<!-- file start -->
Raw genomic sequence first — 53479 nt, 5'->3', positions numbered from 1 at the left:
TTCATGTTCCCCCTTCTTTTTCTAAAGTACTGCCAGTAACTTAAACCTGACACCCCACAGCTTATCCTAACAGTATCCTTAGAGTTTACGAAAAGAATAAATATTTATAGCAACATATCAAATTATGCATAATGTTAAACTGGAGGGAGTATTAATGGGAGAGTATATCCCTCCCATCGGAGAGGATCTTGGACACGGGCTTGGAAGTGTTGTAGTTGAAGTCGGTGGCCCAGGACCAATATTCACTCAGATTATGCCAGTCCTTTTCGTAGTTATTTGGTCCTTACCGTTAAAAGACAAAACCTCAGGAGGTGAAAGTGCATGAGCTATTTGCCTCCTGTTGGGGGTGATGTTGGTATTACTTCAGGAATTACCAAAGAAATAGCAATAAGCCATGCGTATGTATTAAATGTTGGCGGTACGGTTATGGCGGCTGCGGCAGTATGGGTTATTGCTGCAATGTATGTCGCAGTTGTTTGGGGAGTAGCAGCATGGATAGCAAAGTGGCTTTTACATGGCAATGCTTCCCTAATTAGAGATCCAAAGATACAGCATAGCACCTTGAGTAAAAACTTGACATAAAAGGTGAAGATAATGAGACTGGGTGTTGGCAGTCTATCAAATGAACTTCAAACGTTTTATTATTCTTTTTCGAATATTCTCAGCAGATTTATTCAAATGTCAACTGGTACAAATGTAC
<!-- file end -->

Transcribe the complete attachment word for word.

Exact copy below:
Raw genomic sequence first — 53479 nt, 5'->3', positions numbered from 1 at the left:
TTCATGTTCCCCCTTCTTTTTCTAAAGTACTGCCAGTAACTTAAACCTGACACCCCACAGCTTATCCTAACAGTATCCTTAGAGTTTACGAAAAGAATAAATATTTATAGCAACATATCAAATTATGCATAATGTTAAACTGGAGGGAGTATTAATGGGAGAGTATATCCCTCCCATCGGAGAGGATCTTGGACACGGGCTTGGAAGTGTTGTAGTTGAAGTCGGTGGCCCAGGACCAATATTCACTCAGATTATGCCAGTCCTTTTCGTAGTTATTTGGTCCTTACCGTTAAAAGACAAAACCTCAGGAGGTGAAAGTGCATGAGCTATTTGCCTCCTGTTGGGGGTGATGTTGGTATTACTTCAGGAATTACCAAAGAAATAGCAATAAGCCATGCGTATGTATTAAATGTTGGCGGTACGGTTATGGCGGCTGCGGCAGTATGGGTTATTGCTGCAATGTATGTCGCAGTTGTTTGGGGAGTAGCAGCATGGATAGCAAAGTGGCTTTTACATGGCAATGCTTCCCTAATTAGAGATCCAAAGATACAGCATAGCACCTTGAGTAAAAACTTGACATAAAAGGTGAAGATAATGAGACTGGGTGTTGGCAGTCTATCAAATGAACTTCAAACGTTTTATTATTCTTTTTCGAATATTCTCAGCAGATTTATTCAAATGTCAACTGGTACAAATGTAC